Show Me the Money: Making Sure Winning Lawsuits Pay Off

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By Gayle Cinquegrani

Lawyers who represent workers must consider a potential case’s legal merit as well as an employer’s ability to pay up if the worker wins in court.

“Plaintiffs’ lawyers are always concerned with the financial aspects of the case,” Michael Sweeney, an attorney with Getman, Sweeney & Dunn in New Paltz, N.Y, told Bloomberg BNA April 3. “We’re trying to recover as much as we can for our client. Almost everyone we sue says they can’t afford to pay the judgment.”

Before filing the case, “do a little digging on the company,” Rebekah L. Bailey, a partner at Nichols Kaster in Minneapolis, said at a National Employment Lawyers Association conference March 31. She recommended researching the company’s credit and the 10(K) forms filed by publicly traded companies with the Securities and Exchange Commission.

An employment lawyer can assess the finances of a company involved in a potential lawsuit by checking whether landlords or vendors are suing it for non-payment and whether its stocks and bonds are trading at low prices, Matthew Dundon, a principal at Dundon Advisers, told Bloomberg BNA April 3. Dundon Advisers values distressed debt for law firms and creditors.

If workers’ paychecks have been late, that could indicate the employer is having financial trouble, Dundon added. Lawyers also could consider whether the potential defendant’s industry is experiencing a downturn, such as the one many mall-based retailers now face, he said.

Look at Company Office on Google Maps

Sometimes helpful information is only a few clicks away. Sweeney said he searches on Google Maps for a picture of the company headquarters. When he learned that a home health aide company was operating out of a bodega, he figured it lacked assets and decided not to sue.

The Fair Labor Standards Act has “a low threshold for owners and officers,” so Bailey suggested adding as many defendants as possible. “You’re spreading your risk when you bring more defendants into your case,” he said.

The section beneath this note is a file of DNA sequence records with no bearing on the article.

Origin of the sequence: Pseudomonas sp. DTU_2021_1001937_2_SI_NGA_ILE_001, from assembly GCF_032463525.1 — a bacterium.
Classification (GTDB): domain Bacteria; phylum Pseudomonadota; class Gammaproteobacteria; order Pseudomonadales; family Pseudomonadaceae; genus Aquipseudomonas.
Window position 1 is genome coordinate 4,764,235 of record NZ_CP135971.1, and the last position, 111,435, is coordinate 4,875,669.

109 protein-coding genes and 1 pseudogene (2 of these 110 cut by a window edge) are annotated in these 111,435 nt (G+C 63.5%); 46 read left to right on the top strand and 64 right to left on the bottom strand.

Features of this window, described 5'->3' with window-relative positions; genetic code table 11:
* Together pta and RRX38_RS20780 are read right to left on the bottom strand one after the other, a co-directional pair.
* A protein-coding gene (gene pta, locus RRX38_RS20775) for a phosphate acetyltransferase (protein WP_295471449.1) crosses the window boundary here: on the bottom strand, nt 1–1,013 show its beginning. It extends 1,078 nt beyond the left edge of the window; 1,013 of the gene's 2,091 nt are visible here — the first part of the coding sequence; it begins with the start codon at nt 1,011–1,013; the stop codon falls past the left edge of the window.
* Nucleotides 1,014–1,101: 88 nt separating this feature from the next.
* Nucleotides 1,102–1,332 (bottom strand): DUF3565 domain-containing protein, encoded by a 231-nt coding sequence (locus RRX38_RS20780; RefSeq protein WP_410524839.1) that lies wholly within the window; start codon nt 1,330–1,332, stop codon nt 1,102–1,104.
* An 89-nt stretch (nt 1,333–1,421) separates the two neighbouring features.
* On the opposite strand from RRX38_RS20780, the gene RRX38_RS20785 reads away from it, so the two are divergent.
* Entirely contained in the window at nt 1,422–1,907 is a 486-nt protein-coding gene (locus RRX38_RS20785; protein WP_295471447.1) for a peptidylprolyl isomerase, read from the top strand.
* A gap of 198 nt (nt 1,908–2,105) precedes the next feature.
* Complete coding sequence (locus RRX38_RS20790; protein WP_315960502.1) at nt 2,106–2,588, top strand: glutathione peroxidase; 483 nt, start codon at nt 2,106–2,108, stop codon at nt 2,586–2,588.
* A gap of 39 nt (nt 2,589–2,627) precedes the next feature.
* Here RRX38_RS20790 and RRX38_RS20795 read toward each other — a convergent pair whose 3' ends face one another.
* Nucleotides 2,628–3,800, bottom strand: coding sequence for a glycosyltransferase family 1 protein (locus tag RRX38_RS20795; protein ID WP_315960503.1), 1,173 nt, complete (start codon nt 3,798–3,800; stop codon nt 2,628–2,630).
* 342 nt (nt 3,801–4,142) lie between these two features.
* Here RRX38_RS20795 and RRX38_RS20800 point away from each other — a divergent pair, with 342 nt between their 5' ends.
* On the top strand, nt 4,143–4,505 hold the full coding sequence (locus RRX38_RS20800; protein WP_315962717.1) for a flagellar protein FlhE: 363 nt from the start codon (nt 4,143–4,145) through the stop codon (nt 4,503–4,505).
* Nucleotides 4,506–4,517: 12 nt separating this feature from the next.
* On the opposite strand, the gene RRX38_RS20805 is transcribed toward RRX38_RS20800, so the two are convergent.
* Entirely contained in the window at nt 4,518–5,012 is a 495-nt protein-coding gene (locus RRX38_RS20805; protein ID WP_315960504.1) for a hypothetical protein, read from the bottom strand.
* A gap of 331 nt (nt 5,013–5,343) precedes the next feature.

If an employer pressures a worker to settle for a low amount by claiming lack of assets, the worker’s lawyer should insist on seeing the employer’s financial information and hire a finance professional to interpret it, Sweeney said. If an employer seems to lack financial resources, “maybe we could get them to sign a binding agreement to change practices” as part of the settlement, he said.

Some employers try to use their financial problems as a bargaining chip. “It’s very common for a defendant to say I don’t have a lot of money, settle for what I can afford to pay,” Dundon said. “The big risk is if you settle, and they file for bankruptcy,” the worker will be able to recover only a percentage of the settlement amount.

Bankruptcy judges decide how to distribute a debtor’s assets when they’re insufficient to satisfy all claims, so many creditors receive only a fraction of the amount they’re owed. If a company files for bankruptcy less than 90 days after agreeing to a settlement, and the settlement amount is higher than the creditor would have received after the company filed for bankruptcy, the bankruptcy court could make the creditor return the excess despite the settlement agreement.

Don’t Settle for Too Little

“If you have to choose, you much prefer to have a settlement or a judgment going in to a bankruptcy,” Dundon said. “You give them a meaningful discount to get the settlement,” but “there’s a happy medium,” he said. If a case has a $10 million value, a lawyer may find it wise to settle for $5 million but not for $2 million, he said.

These sorts of considerations confront employment lawyers “moderately frequently,” Dundon said.

An employment lawyer must decide “is it worthwhile pursuing the claim in bankruptcy at all” because “the payout could be so small,” Sweeney said. A lawyer must consider “What are the expenses?” he said.

One of the expenses for the employment lawyer could be hiring a bankruptcy lawyer. “Bankruptcy can be overwhelming,” Bailey said. “It can be invaluable to have co-counsel.”

Even if bankruptcy court presents challenges to employment lawyers, it has the advantage of speed. “Employment actions take years” in regular courts, but bankruptcy proceedings move much faster, Dundon said. A bankruptcy court could resolve the underlying employment claim, or the parties could let the original court resolve the employment lawsuit and then bring that judgment to the bankruptcy court.

“You don’t want to end up in bankruptcy, but it’s not the end of the world,” Sweeney said at the March 31 conference.

Bailey, Sweeney and Dundon all spoke at the NELA conference March 31. Sweeney and Dundon also spoke by telephone with Bloomberg BNA.

To contact the reporter on this story: Gayle Cinquegrani in Washington at gcinquegrani@bna.com

To contact the editor responsible for this story: Tony Harris in Washington at tharris@bna.com

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